The news archive provides access to past news stories from Communications of the ACM and other sources by date.
Researchers hope to make a fragile ancient Coptic codex readable by scanning it with computerized tomography and then using software to extract legible text.
The Deception Analysis and Reasoning Engine uses artificial intelligence to autonomously detect deception in courtroom trial videos.
The College Board's Advanced Placement computer science classes are being expanded to attract more girls and underrepresented minorities in the U.S. to participate.
Navigating the complexity of unspoken rules and social and linguistic cues to communicate with drivers, pedestrians, and others sharing the road is a challenge for developers of driverless vehicles.
Researchers say they have used deep neural networks to decode thoughts.
In November of 2012, the semiannual Top500 rankings of the world's supercomputers gave top billing to a machine constructed at the Oak Ridge National Laboratory, in Tennessee.
Chinese companies have increased the number of U.S. patents they've received by tenfold in less than 10 years, another sign that the world's second-largest economy is succeeding in its strategy to transform from Silicon Valley's…
The inability of law enforcement authorities to access data from electronic devices due to powerful encryption is an "urgent public safety issue," FBI Director Christopher Wray said on Tuesday as he sought to renew a contentious…
The 2017 Northern Illinois University Huskie Hack featured 269 student hackers who were tasked with developing solutions to health- and wellness-related challenges.
Teams of students demonstrated a broad range of original video games at the University of Southern California GamePipe Laboratory Fall 2017 Showcase.
Researchers are developing next-generation robots from soft materials that react to applied voltage with a wide range of motions.
Self-operated construction vehicles will gain traction long before self-driving cars.
The Wi-Fi Alliance has announced a major change to Wi-Fi security.
Researchers uncover security holes too big to believe.
In 2013, Diana Borland and 129 of her colleagues filed into an auditorium at the University of Pittsburgh Medical Center.
For the first time, scientists have shown through direct observations of the ozone hole by a satellite instrument, built by NASA's Jet Propulsion Laboratory in Pasadena, California, that levels of ozone-destroying chlorine are…
Four groups of researchers independently found the vulnerabilities behind the devastating Meltdown and Spectre attacks within months of each other.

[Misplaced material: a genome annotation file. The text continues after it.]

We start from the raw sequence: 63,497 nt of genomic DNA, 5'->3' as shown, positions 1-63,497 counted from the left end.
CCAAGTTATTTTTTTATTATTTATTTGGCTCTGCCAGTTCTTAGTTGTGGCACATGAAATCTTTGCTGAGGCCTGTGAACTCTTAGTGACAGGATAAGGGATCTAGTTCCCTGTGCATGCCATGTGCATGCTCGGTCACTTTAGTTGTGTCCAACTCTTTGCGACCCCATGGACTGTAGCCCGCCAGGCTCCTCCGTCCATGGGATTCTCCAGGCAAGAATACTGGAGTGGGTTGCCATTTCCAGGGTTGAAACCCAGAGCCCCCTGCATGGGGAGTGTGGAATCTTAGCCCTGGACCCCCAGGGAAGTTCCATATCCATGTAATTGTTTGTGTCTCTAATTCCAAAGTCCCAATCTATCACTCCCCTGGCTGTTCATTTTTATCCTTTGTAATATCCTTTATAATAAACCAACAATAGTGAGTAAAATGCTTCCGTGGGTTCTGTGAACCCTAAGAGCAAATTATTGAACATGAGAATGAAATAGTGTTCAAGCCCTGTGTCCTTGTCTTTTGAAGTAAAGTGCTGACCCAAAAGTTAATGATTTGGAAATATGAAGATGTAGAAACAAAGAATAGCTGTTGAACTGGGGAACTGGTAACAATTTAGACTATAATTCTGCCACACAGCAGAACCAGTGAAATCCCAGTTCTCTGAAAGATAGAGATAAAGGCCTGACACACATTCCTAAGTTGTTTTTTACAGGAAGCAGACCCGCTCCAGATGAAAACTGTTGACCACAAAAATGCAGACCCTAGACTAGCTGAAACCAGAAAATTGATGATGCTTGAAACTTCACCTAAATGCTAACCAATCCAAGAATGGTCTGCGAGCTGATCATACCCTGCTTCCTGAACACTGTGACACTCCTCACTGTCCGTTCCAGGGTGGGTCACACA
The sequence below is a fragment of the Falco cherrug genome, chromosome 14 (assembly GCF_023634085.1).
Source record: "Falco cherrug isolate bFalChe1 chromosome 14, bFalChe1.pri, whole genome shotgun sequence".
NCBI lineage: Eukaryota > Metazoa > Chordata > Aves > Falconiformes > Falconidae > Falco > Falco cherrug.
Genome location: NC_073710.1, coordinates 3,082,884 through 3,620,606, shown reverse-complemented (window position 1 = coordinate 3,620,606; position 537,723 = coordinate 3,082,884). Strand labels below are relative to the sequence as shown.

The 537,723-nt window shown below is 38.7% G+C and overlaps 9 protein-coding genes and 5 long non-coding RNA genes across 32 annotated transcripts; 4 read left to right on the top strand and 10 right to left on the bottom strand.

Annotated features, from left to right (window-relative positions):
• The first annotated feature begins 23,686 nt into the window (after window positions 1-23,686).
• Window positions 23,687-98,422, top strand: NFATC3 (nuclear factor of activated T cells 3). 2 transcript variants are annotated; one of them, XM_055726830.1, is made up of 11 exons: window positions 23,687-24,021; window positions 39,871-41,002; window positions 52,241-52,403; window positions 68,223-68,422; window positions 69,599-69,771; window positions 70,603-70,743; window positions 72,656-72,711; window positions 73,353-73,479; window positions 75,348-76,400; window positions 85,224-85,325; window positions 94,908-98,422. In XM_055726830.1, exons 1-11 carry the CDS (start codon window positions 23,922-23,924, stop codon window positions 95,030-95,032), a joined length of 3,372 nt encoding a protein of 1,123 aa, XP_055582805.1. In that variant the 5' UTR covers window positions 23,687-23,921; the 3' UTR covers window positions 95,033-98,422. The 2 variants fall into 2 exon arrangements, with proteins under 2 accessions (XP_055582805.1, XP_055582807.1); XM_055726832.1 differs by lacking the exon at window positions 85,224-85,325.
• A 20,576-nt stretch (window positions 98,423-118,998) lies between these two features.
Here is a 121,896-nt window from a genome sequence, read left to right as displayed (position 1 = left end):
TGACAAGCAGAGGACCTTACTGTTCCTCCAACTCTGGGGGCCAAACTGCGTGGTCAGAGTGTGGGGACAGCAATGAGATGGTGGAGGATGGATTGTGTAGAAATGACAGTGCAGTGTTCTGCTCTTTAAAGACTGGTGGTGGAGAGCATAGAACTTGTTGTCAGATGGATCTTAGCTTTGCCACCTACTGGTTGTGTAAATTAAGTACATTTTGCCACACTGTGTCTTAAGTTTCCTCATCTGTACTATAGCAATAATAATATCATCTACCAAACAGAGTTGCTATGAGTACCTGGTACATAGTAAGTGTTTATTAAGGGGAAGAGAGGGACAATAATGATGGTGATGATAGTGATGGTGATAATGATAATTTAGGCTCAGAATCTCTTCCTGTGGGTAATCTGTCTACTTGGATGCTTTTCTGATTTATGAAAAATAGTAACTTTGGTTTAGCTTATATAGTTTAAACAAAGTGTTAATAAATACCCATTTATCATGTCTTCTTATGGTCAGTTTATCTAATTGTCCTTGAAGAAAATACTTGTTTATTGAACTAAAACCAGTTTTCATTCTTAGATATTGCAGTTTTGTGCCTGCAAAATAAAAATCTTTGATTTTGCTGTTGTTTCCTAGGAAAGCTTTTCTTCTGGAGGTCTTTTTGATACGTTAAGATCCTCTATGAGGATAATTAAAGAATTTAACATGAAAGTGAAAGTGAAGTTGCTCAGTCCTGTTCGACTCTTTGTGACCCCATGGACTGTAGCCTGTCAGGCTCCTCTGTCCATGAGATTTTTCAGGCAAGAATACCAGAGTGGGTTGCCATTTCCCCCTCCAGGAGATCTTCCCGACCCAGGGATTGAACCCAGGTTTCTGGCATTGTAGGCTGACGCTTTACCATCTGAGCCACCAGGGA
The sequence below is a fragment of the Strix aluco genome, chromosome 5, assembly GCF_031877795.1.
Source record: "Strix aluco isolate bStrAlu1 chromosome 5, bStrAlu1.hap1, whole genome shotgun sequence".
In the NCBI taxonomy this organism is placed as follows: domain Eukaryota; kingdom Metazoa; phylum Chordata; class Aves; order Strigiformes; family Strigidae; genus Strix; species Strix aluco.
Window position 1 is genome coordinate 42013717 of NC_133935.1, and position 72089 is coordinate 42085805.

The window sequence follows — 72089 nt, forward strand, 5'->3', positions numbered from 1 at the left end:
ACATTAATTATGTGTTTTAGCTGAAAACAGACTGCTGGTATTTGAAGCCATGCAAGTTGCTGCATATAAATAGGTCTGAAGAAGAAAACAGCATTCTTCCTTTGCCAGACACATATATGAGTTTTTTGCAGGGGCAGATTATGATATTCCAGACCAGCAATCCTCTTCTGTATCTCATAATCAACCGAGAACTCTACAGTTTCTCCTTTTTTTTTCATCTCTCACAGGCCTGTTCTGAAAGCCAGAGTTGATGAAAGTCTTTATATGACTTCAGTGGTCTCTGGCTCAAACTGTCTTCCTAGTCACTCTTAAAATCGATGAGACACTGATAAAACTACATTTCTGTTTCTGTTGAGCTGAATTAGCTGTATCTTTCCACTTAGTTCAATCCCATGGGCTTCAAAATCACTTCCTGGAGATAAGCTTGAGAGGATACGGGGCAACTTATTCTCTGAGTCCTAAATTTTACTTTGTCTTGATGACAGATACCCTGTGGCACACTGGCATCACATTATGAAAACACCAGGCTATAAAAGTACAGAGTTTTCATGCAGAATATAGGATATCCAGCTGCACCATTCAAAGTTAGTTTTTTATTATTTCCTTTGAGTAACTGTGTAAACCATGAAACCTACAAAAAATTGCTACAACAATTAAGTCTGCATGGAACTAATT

Researchers in Germany are teaching intelligent algorithms to detect cars, pedestrians, and potentially dangerous objects in x-ray images from transportation security.
Tennessee electrical engineer Jonathan Pace has discovered the largest-ever prime number.
The Mcity Threat Identification Model is a new tool to help scientists analyze the likelihood of cybersecurity threats that must be overcome for autonomous and connected vehicles to be widely adopted.
Researchers are using deep-learning convolutional neural networks to analyze retinal photos to predict a person's blood pressure, age, and smoking status.
New graphene-based sensors-on-tape can be attached to plants to collect data for scientists and farmers.
Experts predict cognitive computing will eventually become normalized as a routine behavioral component in newer systems.
The Navier-Stokes equations capture in a few succinct terms one of the most ubiquitous features of the physical world: the flow of fluids.
The annual Draper Prize was established in 1988 to honor the memory of the "father of inertial navigation," and to increase public understanding of the contributions of engineering and technology.
Maths fans can't get enough of numbers that are millions of digits long and can only be divided by themselves and one. Now, through a collaborative effort, utilising computers distributed around the world, they've discovered…
Joseph Coughlin has been director of the MIT AgeLab ever since he founded it in 1999. In his new book, The Longevity Economy, he contends that old age—much like childhood, adolescence, and gender—is a social construct, and a …
The flaw, now named Meltdown, was revealed on Wednesday and affects most processors manufactured by Intel since 1995.
Researchers have demonstrated it is possible to match individuals across government databases with nearly 100% accuracy by using a few basic identifiers.
Researchers say they have created psychedelic stickers that can fool image-recognition software into seeing objects that do not exist.